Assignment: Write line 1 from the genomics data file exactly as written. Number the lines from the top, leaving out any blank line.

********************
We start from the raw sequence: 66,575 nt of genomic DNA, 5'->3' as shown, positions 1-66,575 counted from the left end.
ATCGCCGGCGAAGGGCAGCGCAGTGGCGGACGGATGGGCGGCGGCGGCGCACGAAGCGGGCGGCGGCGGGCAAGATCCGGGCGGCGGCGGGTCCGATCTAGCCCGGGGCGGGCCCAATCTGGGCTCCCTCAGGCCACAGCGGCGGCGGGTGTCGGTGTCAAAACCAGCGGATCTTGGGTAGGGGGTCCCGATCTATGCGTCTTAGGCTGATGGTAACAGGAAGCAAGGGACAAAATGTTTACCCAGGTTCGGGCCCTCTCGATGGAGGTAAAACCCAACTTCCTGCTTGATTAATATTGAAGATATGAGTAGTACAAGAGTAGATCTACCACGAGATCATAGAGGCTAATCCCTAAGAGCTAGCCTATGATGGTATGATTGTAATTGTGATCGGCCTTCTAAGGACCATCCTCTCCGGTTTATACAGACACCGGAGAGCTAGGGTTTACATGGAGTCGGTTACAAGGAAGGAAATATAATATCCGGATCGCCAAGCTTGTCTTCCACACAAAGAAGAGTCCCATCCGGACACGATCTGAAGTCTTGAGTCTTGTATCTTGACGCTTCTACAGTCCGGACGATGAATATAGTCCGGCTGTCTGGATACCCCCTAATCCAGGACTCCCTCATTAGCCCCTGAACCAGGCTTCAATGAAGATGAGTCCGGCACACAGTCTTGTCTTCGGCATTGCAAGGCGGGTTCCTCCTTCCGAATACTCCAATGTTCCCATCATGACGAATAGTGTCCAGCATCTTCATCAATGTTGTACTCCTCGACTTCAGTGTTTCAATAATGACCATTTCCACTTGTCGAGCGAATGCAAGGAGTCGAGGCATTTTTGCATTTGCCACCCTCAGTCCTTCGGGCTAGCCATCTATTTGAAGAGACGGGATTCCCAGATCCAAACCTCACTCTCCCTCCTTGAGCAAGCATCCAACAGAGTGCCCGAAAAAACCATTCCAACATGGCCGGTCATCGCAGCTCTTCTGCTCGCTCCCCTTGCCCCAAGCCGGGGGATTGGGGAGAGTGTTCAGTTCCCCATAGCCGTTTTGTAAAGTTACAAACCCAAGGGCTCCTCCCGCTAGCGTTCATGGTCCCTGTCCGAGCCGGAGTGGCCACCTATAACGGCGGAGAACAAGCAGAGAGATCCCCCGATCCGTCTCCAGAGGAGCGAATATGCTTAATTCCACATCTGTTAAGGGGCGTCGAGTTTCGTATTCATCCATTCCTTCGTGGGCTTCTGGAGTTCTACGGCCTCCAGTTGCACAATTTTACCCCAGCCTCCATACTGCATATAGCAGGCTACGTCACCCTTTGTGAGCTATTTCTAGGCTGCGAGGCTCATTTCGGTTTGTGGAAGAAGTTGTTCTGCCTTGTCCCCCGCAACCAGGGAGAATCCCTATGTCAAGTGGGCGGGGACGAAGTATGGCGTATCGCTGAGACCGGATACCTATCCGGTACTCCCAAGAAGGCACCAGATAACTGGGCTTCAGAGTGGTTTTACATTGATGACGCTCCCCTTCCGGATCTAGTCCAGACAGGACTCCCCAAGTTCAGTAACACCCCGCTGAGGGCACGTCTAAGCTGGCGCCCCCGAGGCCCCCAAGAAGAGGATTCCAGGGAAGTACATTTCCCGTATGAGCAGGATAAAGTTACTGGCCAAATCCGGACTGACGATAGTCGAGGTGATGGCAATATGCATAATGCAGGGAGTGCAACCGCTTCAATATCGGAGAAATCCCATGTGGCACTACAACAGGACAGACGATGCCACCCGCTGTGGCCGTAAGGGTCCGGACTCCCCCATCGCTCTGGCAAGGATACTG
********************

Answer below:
We start from the raw sequence: 66,575 nt of genomic DNA, 5'->3' as shown, positions 1-66,575 counted from the left end.